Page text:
On June 26, this season of reunions and re-emergence was also a time for introductions, as Michigan Tech’s first Vice President for Diversity and Inclusion (VPDI) met with Detroit area alumni and friends.
Wayne Gersie, VPDI at Michigan Technological University, attended the African-American Alumni Association (A4) annual picnic in Detroit. Also there were Michigan Tech Board of Trustees Chair Brenda Ryan ’76; Board of Trustees member Derhun D. Sanders ’97; and Darnishia (Slade) Morris ’98, manager of Global Engagement Programs at MTU’s Pavlis Honors College and Michigan Community Service Commission member.
Michigan Tech's incoming Dean of Students Wallace Southerland III was also on hand, along with five prospective students and their families, two current students, and 13 alumni and their families.
The picnic was originally set for the Detroit Riverwalk, but was shifted downtown to Greektown because of weather (Huskies are nothing if not flexible). As always, it was a time to pull out photo albums and reminisce — and to welcome new and prospective Huskies to the fold.
Morris said A4 became less active about 10 years ago. “Some of us, including Doris Strong, felt strongly about relaunching the annual picnic, which we did four or five years ago,” she said. As a former regional admissions manager (RAM) for Tech, Morris knows how important it is for prospective Huskies and their families to see familiar faces in their own community and in Houghton.
Strong, who graduated in 1997, is no stranger to parenting MTU Huskies. She’s mom to both a recent graduate (who begins master’s studies in the fall) and an incoming first-year student.
“The A4 picnic is significant because students get started building their communities early,” Strong said. “You get to meet new faces that you may not see on campus otherwise. Your children begin to meet and form a family and build their community now, before they travel so far away from you.”
Morris said she and Strong were pleased with the engagement among the group of 34.
“Students and their families want to meet people who have gone through the experience,” she said. “I know how many uncertainties I had. Anything we can do to ease that — a mentor from their major, prospective students who can connect with their peers, parents who can make connections and find resources — the layers of experience are all important.”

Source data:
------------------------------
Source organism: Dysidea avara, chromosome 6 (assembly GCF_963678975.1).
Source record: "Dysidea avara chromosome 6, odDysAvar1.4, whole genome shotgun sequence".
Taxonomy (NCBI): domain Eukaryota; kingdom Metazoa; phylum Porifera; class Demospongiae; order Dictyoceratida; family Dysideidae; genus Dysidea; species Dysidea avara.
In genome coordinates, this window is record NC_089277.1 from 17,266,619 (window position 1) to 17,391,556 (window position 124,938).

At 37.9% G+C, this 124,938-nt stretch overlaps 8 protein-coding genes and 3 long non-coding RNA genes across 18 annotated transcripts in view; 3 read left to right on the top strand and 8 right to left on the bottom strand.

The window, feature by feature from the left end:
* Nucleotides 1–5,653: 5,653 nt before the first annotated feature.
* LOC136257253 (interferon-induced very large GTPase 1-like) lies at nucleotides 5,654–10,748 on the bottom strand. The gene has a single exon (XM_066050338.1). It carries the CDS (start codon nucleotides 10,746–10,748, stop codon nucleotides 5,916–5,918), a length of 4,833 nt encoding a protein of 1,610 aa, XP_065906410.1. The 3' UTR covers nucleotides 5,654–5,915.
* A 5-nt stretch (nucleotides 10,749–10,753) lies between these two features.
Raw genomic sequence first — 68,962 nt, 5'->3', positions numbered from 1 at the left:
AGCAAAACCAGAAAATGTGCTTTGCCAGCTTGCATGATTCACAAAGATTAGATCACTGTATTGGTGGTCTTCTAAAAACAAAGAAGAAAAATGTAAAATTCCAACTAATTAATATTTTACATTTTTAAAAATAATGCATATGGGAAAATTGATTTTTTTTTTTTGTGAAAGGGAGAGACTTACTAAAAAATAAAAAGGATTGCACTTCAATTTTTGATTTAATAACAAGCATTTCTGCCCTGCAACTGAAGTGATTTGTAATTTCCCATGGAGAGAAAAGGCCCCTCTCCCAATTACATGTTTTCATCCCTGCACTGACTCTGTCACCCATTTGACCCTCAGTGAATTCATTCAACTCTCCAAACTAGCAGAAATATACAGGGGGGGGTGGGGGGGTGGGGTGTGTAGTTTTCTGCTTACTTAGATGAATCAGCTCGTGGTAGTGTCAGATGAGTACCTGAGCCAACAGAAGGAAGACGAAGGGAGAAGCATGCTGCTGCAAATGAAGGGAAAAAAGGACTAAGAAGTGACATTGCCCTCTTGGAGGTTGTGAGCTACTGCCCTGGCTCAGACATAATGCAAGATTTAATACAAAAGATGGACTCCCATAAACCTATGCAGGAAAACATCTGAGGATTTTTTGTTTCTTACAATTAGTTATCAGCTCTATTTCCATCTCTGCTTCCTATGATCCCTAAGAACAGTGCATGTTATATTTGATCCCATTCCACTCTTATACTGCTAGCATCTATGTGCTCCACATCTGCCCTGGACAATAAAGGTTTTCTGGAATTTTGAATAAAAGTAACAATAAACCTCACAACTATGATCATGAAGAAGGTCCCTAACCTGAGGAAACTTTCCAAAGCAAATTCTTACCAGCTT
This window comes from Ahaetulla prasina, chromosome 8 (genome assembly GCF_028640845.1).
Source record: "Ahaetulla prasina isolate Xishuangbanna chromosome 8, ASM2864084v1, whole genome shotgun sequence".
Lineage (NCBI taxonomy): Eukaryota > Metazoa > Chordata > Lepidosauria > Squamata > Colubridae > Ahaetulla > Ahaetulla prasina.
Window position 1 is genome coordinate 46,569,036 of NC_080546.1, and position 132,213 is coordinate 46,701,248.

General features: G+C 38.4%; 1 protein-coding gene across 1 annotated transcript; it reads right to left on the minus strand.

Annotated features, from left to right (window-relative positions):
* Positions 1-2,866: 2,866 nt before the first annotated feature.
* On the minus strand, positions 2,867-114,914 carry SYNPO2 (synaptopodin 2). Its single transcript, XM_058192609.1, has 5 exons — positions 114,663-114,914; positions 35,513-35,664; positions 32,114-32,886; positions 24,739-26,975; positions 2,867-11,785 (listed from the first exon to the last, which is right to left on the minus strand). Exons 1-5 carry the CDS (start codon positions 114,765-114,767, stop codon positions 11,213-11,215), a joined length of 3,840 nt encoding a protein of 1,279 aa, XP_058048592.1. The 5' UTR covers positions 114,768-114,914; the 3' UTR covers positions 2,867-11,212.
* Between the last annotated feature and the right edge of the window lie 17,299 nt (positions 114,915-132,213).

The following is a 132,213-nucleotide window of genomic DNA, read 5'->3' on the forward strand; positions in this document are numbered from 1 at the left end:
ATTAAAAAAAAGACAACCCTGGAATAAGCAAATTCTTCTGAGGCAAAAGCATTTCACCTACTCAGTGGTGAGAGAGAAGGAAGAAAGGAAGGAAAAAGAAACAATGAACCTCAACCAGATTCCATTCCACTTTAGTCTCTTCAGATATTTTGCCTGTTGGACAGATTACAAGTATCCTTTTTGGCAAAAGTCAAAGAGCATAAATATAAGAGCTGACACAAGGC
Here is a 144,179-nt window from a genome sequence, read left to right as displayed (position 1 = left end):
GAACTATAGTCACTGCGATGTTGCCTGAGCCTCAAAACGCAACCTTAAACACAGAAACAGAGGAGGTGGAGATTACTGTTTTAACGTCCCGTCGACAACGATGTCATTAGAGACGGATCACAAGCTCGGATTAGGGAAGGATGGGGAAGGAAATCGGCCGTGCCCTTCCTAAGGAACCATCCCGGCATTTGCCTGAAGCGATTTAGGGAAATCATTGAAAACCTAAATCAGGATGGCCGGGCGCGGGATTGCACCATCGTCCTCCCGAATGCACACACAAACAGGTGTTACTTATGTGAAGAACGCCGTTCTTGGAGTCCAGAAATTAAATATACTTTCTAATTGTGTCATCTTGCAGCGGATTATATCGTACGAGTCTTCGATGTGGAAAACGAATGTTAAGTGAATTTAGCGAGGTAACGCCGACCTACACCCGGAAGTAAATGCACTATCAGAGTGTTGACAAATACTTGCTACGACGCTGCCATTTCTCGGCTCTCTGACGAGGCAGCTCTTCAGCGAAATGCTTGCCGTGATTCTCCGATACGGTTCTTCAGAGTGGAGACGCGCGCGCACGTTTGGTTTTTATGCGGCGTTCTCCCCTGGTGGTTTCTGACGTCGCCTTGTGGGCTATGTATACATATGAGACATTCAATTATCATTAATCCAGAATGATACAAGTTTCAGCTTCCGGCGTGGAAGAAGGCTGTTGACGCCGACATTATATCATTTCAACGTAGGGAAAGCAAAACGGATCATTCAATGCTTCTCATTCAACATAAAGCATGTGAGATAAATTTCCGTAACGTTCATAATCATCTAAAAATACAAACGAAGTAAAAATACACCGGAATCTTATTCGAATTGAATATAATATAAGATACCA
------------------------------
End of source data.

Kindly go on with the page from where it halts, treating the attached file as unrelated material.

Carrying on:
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Gersie appreciated everyone's participation in the event, which he said lays a strong foundation for the ongoing resources available to students through the MTU campus community and alumni network.
“Students and their parents are here to know that when they come to Michigan Tech, there's a support system in place that's going to help them matriculate successfully through the process, providing care and ensuring a sense of belonging for them,” said Gersie. “If they don't feel that, then the anxiety and the feeling of impostor syndrome can be heightened. But when they have the support to be successful and connect with mentors and resources, they can turn out like these alumni who are here sharing their stories.”
"Events like A4 are critical to helping students who are coming to Michigan Tech with hopes and aspirations of getting a degree, taking that degree and translating it into improving their quality of life for themselves, their families and their communities. It allows them to see and hear from role models who have already achieved, like our alumni."
Morris said for her, the reunion rejuvenates the commitment to strengthen the bonds between her hometown and Michigan Tech.
"I'm straight-up Detroit. I feel some level of responsibility to keep our alumni connected to what's happening on campus."
Board member and alumnus Sanders said the downstate gathering means a lot to Huskies. “Just because you don't cross the bridge and do that 500-and-some-odd-mile drive doesn't mean that you're not as much in love with Michigan Tech as any other person,” he said. “And so, it's always good to reconnect with alumni at this event.” The gathering is important for prospective students who haven’t visited campus because they’re able to get a sense of the Tech experience through the powerful stories alumni share, Sanders said.
“This is a testament to Michigan Tech and the reputation that the University has all the way down here in the Detroit area of Michigan,” Sanders said.
Increasing outreach in the Detroit area is an important part of Michigan Tech’s mission. In addition to visiting with alumni, Gersie connected face-to-face with groups and individuals he’s been actively working with since he arrived on campus in late 2020 — including Bruce Ross of the Michigan Department of Natural Resources, Mike Reed of the Detroit Zoological Society, Lionel Bradford with the Greening of Detroit and Robert Magee of the Engineering Society of Detroit (it was a welcome change from Zoom meetings).
This is the last of a three-part Michigan Tech News series on diversity and inclusion initiatives at Michigan Tech. Get news updates, find resources and discover how you can support initiatives for diversity, inclusion and a sense of belonging on the VPDI website.
Michigan Technological University is a public research university, home to more than 7,000 students from 54 countries. Founded in 1885, the University offers more than 120 undergraduate and graduate degree programs in science and technology, engineering, forestry, business and economics, health professions, humanities, mathematics, and social sciences. Our campus in Michigan’s Upper Peninsula overlooks the Keweenaw Waterway and is just a few miles from Lake Superior.